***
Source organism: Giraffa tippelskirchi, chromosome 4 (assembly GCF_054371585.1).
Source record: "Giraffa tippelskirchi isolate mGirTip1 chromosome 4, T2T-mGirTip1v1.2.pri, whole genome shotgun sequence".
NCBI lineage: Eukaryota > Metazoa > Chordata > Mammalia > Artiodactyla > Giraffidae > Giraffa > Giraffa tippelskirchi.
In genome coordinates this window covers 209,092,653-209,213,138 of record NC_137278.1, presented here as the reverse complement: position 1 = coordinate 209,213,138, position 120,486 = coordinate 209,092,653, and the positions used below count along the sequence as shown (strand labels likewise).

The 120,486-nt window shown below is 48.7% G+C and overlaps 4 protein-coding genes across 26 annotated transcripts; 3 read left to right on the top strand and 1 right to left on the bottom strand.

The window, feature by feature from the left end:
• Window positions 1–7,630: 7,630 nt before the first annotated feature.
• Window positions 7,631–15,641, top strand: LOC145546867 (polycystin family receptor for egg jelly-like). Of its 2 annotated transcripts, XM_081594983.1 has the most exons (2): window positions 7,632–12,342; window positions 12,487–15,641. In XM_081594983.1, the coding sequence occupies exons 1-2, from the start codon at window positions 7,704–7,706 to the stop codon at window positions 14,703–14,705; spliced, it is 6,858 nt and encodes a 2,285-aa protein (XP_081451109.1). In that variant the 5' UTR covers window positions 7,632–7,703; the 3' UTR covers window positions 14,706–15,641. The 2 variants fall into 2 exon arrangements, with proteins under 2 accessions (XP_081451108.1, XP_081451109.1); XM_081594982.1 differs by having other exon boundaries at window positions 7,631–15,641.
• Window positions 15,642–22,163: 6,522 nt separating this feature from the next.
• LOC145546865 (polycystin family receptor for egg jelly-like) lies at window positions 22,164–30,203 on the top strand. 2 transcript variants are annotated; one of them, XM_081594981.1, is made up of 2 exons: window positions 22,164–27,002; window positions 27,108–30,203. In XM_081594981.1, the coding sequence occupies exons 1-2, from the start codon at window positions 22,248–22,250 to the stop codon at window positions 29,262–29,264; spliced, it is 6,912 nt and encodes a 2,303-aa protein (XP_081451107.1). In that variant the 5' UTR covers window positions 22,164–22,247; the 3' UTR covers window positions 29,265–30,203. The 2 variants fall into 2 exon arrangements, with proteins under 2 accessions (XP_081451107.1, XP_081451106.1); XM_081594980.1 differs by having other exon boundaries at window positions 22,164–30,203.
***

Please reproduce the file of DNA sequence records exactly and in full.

Source organism: Giraffa tippelskirchi, chromosome 4 (assembly GCF_054371585.1).
Source record: "Giraffa tippelskirchi isolate mGirTip1 chromosome 4, T2T-mGirTip1v1.2.pri, whole genome shotgun sequence".
NCBI lineage: Eukaryota > Metazoa > Chordata > Mammalia > Artiodactyla > Giraffidae > Giraffa > Giraffa tippelskirchi.
In genome coordinates this window covers 209,092,653-209,213,138 of record NC_137278.1, presented here as the reverse complement: position 1 = coordinate 209,213,138, position 120,486 = coordinate 209,092,653, and the positions used below count along the sequence as shown (strand labels likewise).

The 120,486-nt window shown below is 48.7% G+C and overlaps 4 protein-coding genes across 26 annotated transcripts; 3 read left to right on the top strand and 1 right to left on the bottom strand.

The window, feature by feature from the left end:
• Window positions 1–7,630: 7,630 nt before the first annotated feature.
• Window positions 7,631–15,641, top strand: LOC145546867 (polycystin family receptor for egg jelly-like). Of its 2 annotated transcripts, XM_081594983.1 has the most exons (2): window positions 7,632–12,342; window positions 12,487–15,641. In XM_081594983.1, the coding sequence occupies exons 1-2, from the start codon at window positions 7,704–7,706 to the stop codon at window positions 14,703–14,705; spliced, it is 6,858 nt and encodes a 2,285-aa protein (XP_081451109.1). In that variant the 5' UTR covers window positions 7,632–7,703; the 3' UTR covers window positions 14,706–15,641. The 2 variants fall into 2 exon arrangements, with proteins under 2 accessions (XP_081451108.1, XP_081451109.1); XM_081594982.1 differs by having other exon boundaries at window positions 7,631–15,641.
• Window positions 15,642–22,163: 6,522 nt separating this feature from the next.
• LOC145546865 (polycystin family receptor for egg jelly-like) lies at window positions 22,164–30,203 on the top strand. 2 transcript variants are annotated; one of them, XM_081594981.1, is made up of 2 exons: window positions 22,164–27,002; window positions 27,108–30,203. In XM_081594981.1, the coding sequence occupies exons 1-2, from the start codon at window positions 22,248–22,250 to the stop codon at window positions 29,262–29,264; spliced, it is 6,912 nt and encodes a 2,303-aa protein (XP_081451107.1). In that variant the 5' UTR covers window positions 22,164–22,247; the 3' UTR covers window positions 29,265–30,203. The 2 variants fall into 2 exon arrangements, with proteins under 2 accessions (XP_081451107.1, XP_081451106.1); XM_081594980.1 differs by having other exon boundaries at window positions 22,164–30,203.